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Tens of Thousands Rally in Tbilisi to Defend European Future

Tens of thousands of Georgians rallied on Shota Rustaveli Avenue, Tbilisi’s main thoroughfare, on June 20 to support Georgia’s accession to the European Union and protest against what they saw as the Georgian Dream government’s deliberate failure to secure the EU candidacy.

Under the slogan “Going Home to Europe” the March for Europe was organized by the activist group Shame Movement. The organizers say they wanted to send a pro-European message to Brussels, where 27 Member States in the EU Council will make their final decision on Georgia’s EU bid on June 23-24.

A few days ago, on June 17, the European Commission recommended giving “the European perspective” – that is, the potential right to accession – to Georgia. The Commission fell short of suggesting the candidacy, which it recommended both for Ukraine and Moldova. The Commission said Tbilisi should first meet a set of conditions, including depolarization, comprehensive justice reforms, and “de-oligarchization” before being accepted as a candidate.

At the massive rally, Shota Dighmelashvili, Shame Movement’s leader, read out a manifesto vowing to begin a new popular movement “that will bring our homeland back home, to Europe.”

The manifesto reads: “the Georgian people fully realize, and the EU also confirms that oligarch Bidzina Ivanishvili is the major hindrance on Georgia’s way to Europe,” referring to governing Georgian Dream party founder and ex-PM, who is widely seen to be pulling strings behind the scenes.

The manifesto calls for creating a National Council of the new popular movement, which should include various civil society and media organizations, political parties, students, and trade unions, and will present its demands to the government. The protesters pledged to gather again on June 24 as the European Council announces its decision.

The rally was also addressed by civil activists, artists, and students, as well as Georgian fighters in Ukraine, and Members of the European Parliament. The partisan political leaders were shunned.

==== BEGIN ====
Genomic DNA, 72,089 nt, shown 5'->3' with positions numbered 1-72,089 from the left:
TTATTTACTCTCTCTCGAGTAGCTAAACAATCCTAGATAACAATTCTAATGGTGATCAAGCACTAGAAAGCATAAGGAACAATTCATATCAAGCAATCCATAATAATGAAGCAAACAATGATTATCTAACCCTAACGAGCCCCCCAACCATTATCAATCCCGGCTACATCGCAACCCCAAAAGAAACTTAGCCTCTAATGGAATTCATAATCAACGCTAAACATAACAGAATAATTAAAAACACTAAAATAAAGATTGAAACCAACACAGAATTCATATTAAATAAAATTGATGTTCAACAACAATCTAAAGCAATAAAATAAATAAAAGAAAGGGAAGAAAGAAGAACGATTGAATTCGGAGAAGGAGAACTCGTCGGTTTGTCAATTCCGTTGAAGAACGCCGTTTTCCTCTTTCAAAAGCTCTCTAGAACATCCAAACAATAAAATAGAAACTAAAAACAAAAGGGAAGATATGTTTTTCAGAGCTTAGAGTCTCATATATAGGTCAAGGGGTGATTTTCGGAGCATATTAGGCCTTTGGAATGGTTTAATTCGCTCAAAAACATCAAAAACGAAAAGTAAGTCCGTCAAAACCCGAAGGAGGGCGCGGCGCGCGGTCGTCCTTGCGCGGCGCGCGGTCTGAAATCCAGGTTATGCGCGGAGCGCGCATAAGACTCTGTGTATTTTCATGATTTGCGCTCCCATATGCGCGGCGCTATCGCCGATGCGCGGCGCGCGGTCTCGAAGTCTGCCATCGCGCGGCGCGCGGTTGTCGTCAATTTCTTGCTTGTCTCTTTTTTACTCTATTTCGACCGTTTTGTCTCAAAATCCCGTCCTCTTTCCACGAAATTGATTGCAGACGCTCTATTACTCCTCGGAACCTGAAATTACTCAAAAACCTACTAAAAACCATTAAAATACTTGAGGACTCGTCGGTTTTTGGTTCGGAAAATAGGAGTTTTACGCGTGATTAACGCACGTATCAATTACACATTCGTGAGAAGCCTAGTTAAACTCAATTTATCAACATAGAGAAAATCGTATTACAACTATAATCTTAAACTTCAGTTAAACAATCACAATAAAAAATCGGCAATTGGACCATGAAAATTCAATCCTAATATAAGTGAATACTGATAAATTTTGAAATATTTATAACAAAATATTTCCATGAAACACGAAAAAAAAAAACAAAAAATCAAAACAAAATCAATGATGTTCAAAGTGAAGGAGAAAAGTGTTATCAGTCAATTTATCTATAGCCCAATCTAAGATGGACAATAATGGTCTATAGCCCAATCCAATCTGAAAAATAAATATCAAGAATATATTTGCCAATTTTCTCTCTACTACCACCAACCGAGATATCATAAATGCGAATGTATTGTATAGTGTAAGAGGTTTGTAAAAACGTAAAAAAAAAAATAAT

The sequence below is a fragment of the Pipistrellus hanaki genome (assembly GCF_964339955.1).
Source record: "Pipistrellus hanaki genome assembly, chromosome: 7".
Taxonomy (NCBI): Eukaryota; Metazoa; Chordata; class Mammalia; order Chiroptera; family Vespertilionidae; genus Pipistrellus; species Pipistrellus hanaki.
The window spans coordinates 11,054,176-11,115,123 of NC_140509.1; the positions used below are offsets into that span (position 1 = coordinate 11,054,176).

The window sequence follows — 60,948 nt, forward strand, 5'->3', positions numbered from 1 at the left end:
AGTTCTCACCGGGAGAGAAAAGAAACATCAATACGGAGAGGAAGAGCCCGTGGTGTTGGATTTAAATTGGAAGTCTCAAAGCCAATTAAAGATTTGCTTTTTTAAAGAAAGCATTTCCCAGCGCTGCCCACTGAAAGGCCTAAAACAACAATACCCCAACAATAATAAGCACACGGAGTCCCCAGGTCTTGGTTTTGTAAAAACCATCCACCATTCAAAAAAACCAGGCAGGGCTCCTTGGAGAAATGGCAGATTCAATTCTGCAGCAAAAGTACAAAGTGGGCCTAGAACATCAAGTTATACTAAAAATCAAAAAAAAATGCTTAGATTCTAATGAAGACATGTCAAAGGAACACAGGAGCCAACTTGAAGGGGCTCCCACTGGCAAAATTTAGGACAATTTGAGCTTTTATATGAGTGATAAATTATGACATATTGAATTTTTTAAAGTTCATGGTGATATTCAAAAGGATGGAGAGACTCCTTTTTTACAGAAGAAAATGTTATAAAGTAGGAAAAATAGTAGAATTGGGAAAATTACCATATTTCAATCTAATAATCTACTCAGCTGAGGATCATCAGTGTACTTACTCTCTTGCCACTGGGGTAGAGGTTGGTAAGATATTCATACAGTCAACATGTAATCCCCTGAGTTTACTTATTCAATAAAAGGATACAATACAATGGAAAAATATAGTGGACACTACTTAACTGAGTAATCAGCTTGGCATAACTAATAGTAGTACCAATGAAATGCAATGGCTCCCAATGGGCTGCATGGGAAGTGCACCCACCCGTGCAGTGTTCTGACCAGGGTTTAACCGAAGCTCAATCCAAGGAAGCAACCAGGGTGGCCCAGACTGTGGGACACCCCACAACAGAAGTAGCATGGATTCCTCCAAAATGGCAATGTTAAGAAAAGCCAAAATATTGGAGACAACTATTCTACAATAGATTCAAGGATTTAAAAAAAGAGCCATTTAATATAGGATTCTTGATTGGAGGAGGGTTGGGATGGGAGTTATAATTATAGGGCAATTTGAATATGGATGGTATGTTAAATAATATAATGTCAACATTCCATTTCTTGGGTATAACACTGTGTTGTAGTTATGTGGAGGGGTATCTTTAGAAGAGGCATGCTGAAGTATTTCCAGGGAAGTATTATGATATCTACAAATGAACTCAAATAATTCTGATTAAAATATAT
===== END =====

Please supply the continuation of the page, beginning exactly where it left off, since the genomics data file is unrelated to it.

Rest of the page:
At around 23:00, the crowd of thousands symbolically marched towards the Europe Square carrying large Georgian, European, Ukrainian, and Moldovan banners. At the end of the protest, around midnight, protesters chalked the messages in support of European integration at the Europe Square.

The estimates of the size of the rally vary from 50,000 to 120,000. Besides the capital, Georgians hit the streets across the country – in much smaller numbers – in Kutaisi, Batumi, Zugdidi, and Ozurgeti towns, as well as abroad in Berlin, Vienna, and Brussels, among others.

Major opposition parties have backed and participated in the demonstration. Former PM Giorgi Gakharia’s For Georgia party stayed out. Even though it supports EU membership, the choice of date sat ill with the leader. On Gakharia’s watch as Interior Minister, the police crackdown on the anti-occupation rally on June 20, 2019, left many injured and gave birth to the Shame Movement.


Georgia applied for the EU membership on March 3, shortly after Ukraine which came under Russia’s full-scale attack on February 24. Moldova also applied on the same day.

Last week, the Commission said it will assess Georgia’s implementation of recommendations and conditions by the end of 2022, meaning the Georgian authorities – which are increasingly coming at odds with Brussels and other EU capitals, have some six months to secure a candidate status.

Yesterday morning Prime Minister Irakli Garibashvili hailed the Commission’s recommendation to grant the country “the European perspective” as a historic decision and pledged to work with Brussels on the reforms agenda.

But the Prime Minister fell short of acknowledging the democratic performance and his government’s controversial rhetoric as to why Ukraine and Moldova received better deals, saying Ukraine received the status as it fights Russia in the war, while Moldova was given prepayment as it was severely affected by the impact of the hostilities.

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This post is also available in: ქართული (Georgian) Русский (Russian)


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